Shares of Amazon.com Inc. (NASDAQ: AMZN) have increased more than 15-fold in price since they closed at $42.70 on Nov. 1, 2008. As of June 10, 2016, shares of the leading electronic commerce (e-commerce) company closed at $717.91, which makes it one of the largest publicly traded companies in the world, based on its $338.7 billion market capitalization.
This impressive run by Amazon began when the company disrupted the book-selling industry in 1994, and continued over the last two decades as the company disrupted commerce in general. Companies looking to emulate Amazon's success must similarly disrupt traditional industries in unexpected ways. Industries that can use technology to solve everyday problems are ripe for disruption.
Currency and E-commerce
The system that many parties use to complete financial transactions is rooted in antiquity. Individuals need to either deliver notes or coins to one another in person or use a middleman, such as a bank or credit card company. International transactions complicate matters further and may require a government to authenticate the parties involved in the transfer. Blockchains, such as the technology used to develop bitcoin, allow for peer-to-peer exchange of value without the extra step of involving third parties. Blockchains, which are open-source databases encoded through the use of sophisticated cryptography, may ultimately enable several types of private transactions and interactions.
Creating impenetrable databases to store assets may revolutionize the finance industry and society in general. Building these anonymous systems for transacting business may lead to new auction markets, e-commerce platforms and social networks that rival the biggest ones in existence in 2016. The next Amazon, in fact, may be an online retailer built with blockchain technology.
Possibilities exist to disrupt the way people use natural resources, such as plants, animals and minerals. One area that experts tout as the next breakthrough in biotechnology is synthetic biology. This complex field combines advanced techniques in molecular biology, systems biology, biophysics, computer engineering and genetic engineering to solve problems in areas as diverse as human disease, agriculture and energy. An example of an advance in synthetic biology is the development of artemisinin for treating malaria. The Chinese sweet-wormwood plant produces very small doses of the medicine. However, advances in synthetic biology enabled scientists to extract metabolic pathways from the plant and transfer them to yeast. This process allows scientists to produce the drug on demand.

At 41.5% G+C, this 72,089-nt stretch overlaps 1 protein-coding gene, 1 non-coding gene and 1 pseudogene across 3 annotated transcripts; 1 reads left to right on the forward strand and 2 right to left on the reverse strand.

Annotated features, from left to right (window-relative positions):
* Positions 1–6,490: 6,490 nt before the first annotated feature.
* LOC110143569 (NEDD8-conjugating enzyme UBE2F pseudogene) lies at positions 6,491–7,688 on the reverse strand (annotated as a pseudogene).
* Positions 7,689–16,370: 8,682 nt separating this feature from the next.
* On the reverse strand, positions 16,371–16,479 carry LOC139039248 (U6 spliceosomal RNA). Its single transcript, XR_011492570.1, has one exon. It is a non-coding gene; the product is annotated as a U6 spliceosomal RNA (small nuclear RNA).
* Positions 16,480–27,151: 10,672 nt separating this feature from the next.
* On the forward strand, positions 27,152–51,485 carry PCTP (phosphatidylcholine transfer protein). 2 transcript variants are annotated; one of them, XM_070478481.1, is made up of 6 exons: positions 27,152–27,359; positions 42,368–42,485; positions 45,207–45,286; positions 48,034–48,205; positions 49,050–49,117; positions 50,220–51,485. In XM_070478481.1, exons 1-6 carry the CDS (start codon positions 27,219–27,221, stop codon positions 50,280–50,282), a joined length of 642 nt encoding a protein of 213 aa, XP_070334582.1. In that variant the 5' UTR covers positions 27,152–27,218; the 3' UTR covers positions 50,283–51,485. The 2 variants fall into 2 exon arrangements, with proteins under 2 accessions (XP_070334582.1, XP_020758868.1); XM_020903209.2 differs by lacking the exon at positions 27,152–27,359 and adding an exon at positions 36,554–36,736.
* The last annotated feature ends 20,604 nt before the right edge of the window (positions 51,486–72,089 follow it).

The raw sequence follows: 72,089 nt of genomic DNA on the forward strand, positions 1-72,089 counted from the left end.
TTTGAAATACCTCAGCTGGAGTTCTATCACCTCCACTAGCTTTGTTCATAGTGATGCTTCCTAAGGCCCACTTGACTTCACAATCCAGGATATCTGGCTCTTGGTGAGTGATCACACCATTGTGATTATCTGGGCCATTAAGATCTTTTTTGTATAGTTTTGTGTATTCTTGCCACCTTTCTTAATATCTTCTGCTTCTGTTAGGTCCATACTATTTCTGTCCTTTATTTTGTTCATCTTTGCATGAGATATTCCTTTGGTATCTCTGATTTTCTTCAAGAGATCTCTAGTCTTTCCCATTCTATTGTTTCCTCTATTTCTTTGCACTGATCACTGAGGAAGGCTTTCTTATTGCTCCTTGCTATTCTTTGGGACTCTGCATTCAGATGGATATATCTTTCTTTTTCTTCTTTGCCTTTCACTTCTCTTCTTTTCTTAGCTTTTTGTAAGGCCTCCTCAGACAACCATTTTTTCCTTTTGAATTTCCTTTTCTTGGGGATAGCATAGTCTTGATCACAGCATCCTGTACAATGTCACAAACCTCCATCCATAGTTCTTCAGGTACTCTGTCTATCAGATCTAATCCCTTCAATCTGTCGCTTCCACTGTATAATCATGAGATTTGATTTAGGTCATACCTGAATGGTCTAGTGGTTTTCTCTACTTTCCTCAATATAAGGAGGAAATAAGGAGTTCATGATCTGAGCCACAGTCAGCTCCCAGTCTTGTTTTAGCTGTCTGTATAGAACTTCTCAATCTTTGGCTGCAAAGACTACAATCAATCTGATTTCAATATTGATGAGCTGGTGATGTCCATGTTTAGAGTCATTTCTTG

Other possible applications for synthetic biology include the fuel industry, where advances may lead to low-cost biofuels. In addition, the field may lead to the production of bioplastics and synthetic rubbers. There is also potential to disrupt the food industry. Nutritious crops that can thrive with less water, land and energy may revolutionize the industry and drive down the costs of food. Companies that harness those technologies have the potential to achieve enormous growth.
Tech startups and venture capitalists see opportunities for disruption in the $3.7-trillion insurance industry, and money is beginning to flow into new investments. In the first five months of 2015, insurance technology startups raised $831 million in capital. Frank Chen of Andreessen Horowitz believes there are opportunities for crowdsourced platforms to challenge the incumbent companies, which are owned by policyholders or shareholders. Chen sees an analogy between lending platforms, where crowdsourcing has taken off, and insurance. Insurance companies can pool capital more efficiently on such platforms, and investors may flock to the opportunity to diversify their risk away from stocks and bonds.
Other venture capitalists agree that insurance offers opportunities for disruption. Rob Moffat of Balderton Capital notes that relatively few tech entrepreneurs have successfully tackled the industry, while Arjan Schütte and Thomas Smyth of Core Innovation Capital note the opportunities for technology to make the industry more efficient and competitive. They cite, for example, the potential for real-time data to enable usage-based car insurance to compete with traditional monthly premium models. Also, they note, new industries, such as ride-sharing and home rentals, need insurance products that offer pay-per-use as opposed to pay-per-year plans.